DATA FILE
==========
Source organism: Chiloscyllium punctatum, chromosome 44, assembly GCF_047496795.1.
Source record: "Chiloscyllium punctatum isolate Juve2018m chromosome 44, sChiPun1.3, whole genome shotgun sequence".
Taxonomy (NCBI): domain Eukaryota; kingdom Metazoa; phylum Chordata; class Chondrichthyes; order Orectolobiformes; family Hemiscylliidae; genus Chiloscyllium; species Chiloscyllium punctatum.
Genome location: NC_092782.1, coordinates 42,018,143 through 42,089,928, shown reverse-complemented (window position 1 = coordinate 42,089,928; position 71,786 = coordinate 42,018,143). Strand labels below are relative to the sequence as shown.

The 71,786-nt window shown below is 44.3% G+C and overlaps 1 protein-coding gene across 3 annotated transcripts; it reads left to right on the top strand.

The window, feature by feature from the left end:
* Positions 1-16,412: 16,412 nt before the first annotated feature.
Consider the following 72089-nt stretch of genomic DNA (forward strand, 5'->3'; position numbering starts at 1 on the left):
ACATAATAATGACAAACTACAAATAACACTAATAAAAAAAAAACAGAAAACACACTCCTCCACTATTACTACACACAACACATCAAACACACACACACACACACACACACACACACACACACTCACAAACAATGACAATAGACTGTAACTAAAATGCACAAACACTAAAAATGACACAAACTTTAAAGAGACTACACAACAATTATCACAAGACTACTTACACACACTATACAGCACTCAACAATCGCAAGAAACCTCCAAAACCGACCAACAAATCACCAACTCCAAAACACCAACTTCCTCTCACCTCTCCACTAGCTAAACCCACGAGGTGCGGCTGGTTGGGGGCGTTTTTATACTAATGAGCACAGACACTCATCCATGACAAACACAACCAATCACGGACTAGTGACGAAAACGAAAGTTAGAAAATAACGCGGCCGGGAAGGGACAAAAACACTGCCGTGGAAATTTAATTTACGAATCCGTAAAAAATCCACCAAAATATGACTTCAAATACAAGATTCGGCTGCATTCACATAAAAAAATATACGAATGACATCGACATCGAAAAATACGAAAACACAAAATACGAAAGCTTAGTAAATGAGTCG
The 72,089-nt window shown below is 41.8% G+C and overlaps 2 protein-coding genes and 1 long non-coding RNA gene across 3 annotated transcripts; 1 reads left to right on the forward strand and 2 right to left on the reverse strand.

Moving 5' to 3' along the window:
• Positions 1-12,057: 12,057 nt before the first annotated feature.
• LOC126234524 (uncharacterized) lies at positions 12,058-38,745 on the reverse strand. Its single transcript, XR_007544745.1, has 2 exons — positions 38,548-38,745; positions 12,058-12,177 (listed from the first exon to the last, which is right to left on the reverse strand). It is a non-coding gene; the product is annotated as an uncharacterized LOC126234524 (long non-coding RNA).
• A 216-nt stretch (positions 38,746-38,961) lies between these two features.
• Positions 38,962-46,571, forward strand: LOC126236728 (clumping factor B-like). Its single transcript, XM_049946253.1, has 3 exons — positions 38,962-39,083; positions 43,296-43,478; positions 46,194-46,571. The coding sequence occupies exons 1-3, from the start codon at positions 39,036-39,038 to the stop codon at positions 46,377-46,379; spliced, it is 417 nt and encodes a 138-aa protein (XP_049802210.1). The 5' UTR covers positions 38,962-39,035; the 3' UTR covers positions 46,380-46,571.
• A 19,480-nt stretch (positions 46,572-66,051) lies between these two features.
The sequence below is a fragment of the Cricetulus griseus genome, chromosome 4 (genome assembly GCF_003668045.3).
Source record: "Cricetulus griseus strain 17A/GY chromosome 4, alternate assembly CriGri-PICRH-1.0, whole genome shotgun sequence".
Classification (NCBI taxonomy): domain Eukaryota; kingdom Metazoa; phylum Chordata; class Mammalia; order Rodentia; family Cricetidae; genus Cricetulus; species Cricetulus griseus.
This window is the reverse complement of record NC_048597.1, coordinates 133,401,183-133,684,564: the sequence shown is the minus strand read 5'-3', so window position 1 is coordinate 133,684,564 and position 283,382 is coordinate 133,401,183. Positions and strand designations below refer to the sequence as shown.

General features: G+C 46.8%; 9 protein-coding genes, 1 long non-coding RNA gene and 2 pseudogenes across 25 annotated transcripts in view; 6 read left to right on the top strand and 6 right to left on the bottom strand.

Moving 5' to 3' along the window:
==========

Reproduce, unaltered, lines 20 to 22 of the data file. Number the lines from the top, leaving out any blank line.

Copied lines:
This window is the reverse complement of record NC_048597.1, coordinates 133,401,183-133,684,564: the sequence shown is the minus strand read 5'-3', so window position 1 is coordinate 133,684,564 and position 283,382 is coordinate 133,401,183. Positions and strand designations below refer to the sequence as shown.

General features: G+C 46.8%; 9 protein-coding genes, 1 long non-coding RNA gene and 2 pseudogenes across 25 annotated transcripts in view; 6 read left to right on the top strand and 6 right to left on the bottom strand.

Moving 5' to 3' along the window: